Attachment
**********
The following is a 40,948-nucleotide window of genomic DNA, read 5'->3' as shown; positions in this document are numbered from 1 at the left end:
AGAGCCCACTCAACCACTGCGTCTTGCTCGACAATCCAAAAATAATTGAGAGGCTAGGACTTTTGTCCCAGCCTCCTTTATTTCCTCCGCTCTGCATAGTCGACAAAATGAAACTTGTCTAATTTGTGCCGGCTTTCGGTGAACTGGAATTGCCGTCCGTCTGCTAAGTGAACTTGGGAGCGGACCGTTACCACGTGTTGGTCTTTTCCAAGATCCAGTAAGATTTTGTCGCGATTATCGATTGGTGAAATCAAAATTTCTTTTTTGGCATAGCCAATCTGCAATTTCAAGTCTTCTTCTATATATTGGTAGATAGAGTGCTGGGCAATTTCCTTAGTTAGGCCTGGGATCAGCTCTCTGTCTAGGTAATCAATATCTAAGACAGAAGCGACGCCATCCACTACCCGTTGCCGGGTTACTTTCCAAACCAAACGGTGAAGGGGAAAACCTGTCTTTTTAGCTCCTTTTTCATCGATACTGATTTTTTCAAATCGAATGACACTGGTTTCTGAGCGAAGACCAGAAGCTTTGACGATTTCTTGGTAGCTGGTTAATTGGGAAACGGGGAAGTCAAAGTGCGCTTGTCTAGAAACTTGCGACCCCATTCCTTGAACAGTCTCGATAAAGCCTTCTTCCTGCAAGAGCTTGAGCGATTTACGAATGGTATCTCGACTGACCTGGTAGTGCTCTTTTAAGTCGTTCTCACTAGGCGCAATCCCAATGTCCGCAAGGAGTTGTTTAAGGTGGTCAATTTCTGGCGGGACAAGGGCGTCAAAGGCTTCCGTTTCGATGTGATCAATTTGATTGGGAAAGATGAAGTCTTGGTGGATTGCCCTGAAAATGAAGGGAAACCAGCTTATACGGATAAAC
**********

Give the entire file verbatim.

The following is a 40,948-nucleotide window of genomic DNA, read 5'->3' as shown; positions in this document are numbered from 1 at the left end:
AGAGCCCACTCAACCACTGCGTCTTGCTCGACAATCCAAAAATAATTGAGAGGCTAGGACTTTTGTCCCAGCCTCCTTTATTTCCTCCGCTCTGCATAGTCGACAAAATGAAACTTGTCTAATTTGTGCCGGCTTTCGGTGAACTGGAATTGCCGTCCGTCTGCTAAGTGAACTTGGGAGCGGACCGTTACCACGTGTTGGTCTTTTCCAAGATCCAGTAAGATTTTGTCGCGATTATCGATTGGTGAAATCAAAATTTCTTTTTTGGCATAGCCAATCTGCAATTTCAAGTCTTCTTCTATATATTGGTAGATAGAGTGCTGGGCAATTTCCTTAGTTAGGCCTGGGATCAGCTCTCTGTCTAGGTAATCAATATCTAAGACAGAAGCGACGCCATCCACTACCCGTTGCCGGGTTACTTTCCAAACCAAACGGTGAAGGGGAAAACCTGTCTTTTTAGCTCCTTTTTCATCGATACTGATTTTTTCAAATCGAATGACACTGGTTTCTGAGCGAAGACCAGAAGCTTTGACGATTTCTTGGTAGCTGGTTAATTGGGAAACGGGGAAGTCAAAGTGCGCTTGTCTAGAAACTTGCGACCCCATTCCTTGAACAGTCTCGATAAAGCCTTCTTCCTGCAAGAGCTTGAGCGATTTACGAATGGTATCTCGACTGACCTGGTAGTGCTCTTTTAAGTCGTTCTCACTAGGCGCAATCCCAATGTCCGCAAGGAGTTGTTTAAGGTGGTCAATTTCTGGCGGGACAAGGGCGTCAAAGGCTTCCGTTTCGATGTGATCAATTTGATTGGGAAAGATGAAGTCTTGGTGGATTGCCCTGAAAATGAAGGGAAACCAGCTTATACGGATAAAC